Suderman asks the question in The Defender.
I worked for the Army in Germany during Washington's years. I missed his whole era. I came home one Thanksgiving and spent a Saturday riding the 'L' (a favorite pastime) and visiting Bookstores. I was heading for Armitage to the Guild Bookstore (then on Halstead) and remember being shocked by the new construction from North Ave to Armitage.
But what really surprized me was seeing African American carpenters working on the sites. Guys with tool belts and hammers hanging on their sides. Not guys relegated to chipping the old bricks or doing the mud work. You just hadn't seen blacks in the trades before in Chicago. I realized what Washington had done to break segregation in the work place.
I think only people over a certain age can appreciate how different things were then and now. How deeply segregated work was and how Chicago lagged the rest of the country; and only caught up, when dragged kicking and screaming, during Washington's years.
He didn't seem the sort to do it. He just seemed a typical Chicago Pol before he won.
Suderman writes on him and speculates on whether another Washington is out there.
"[Washington] was just a remarkable person," said former alderman Leon Despres. For 20 years Despres was one of the city's most vocal opponents of the corruption and excesses of the fabled Chicago Democratic Machine, run by Mayor Richard J. Daley.I have a feeling despite Despres's age, his eye sight is sharp, and there are no likely successors.
Despres and a handful of others championed African-American and progressive causes long before Washington, who once was a machine stalwart, made his mark on the political scene.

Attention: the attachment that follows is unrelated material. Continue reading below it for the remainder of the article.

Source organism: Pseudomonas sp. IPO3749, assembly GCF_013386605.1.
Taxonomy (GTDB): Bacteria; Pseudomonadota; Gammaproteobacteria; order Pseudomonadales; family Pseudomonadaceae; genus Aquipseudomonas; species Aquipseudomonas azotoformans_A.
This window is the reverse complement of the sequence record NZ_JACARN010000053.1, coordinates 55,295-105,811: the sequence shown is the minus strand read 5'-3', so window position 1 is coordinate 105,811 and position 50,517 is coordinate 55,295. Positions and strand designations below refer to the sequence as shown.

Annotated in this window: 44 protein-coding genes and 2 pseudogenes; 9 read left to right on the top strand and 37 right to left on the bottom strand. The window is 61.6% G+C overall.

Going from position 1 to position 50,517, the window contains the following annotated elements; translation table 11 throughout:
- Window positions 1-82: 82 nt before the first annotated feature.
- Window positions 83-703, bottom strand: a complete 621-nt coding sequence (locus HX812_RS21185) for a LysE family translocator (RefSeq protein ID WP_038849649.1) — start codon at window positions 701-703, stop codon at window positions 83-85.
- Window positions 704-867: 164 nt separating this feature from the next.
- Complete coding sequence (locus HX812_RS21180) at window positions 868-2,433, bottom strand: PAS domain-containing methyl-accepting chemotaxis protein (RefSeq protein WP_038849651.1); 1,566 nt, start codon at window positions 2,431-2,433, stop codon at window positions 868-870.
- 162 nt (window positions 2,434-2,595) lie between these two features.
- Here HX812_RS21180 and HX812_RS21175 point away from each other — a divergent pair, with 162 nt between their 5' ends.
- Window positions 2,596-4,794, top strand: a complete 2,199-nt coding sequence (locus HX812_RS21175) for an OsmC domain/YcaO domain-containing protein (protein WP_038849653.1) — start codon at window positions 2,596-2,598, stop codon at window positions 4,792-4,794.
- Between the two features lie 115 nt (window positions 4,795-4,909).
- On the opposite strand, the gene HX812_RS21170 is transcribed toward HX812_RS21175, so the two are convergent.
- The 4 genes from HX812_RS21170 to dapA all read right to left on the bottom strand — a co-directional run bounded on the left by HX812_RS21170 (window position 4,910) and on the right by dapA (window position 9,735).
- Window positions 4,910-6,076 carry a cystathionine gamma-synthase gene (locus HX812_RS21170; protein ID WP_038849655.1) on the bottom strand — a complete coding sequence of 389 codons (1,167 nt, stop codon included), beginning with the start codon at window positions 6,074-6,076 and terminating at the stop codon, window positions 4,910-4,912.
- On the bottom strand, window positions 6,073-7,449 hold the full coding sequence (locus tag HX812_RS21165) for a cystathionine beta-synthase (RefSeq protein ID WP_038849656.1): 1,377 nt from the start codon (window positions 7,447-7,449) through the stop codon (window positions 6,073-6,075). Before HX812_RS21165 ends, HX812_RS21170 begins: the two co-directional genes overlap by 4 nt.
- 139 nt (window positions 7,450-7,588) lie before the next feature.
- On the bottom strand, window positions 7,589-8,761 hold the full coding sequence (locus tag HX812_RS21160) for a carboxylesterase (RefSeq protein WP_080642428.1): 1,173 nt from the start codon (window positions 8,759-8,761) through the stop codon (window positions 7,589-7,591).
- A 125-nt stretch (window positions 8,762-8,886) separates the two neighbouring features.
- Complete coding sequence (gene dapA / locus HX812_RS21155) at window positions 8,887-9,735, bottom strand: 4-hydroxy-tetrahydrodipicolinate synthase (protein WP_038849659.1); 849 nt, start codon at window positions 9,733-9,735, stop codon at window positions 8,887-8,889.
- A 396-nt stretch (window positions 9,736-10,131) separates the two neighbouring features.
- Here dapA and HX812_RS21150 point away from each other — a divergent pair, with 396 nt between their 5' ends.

Now, nearly 20 years after Washington's death, Despres, the former Fifth Ward alderman, doesn't see any likely successor.
"I look for him all the time," said Despres, now 98, whose wife, Marion, encouraged Washington to enter student politics while he was enrolled at Roosevelt University.
"Washington was a singular politician," echoed Washington's former deputy press secretary, Laura Washington, a journalist and college professor. "He was one of the most brilliant and politically artful elected officials I have ever covered."
Ald. Howard Brookins (21st) said it was Washington who inspired him to go into politics. "I don't know if there will be another Harold Washington," he said. "There isn't anyone out there who is as charismatic as he was."
But Davis, who worked closely with Washington, said the legend of Washington has outgrown the man. "I knew Harold before he was mayor, and he wasn't all that charismatic before."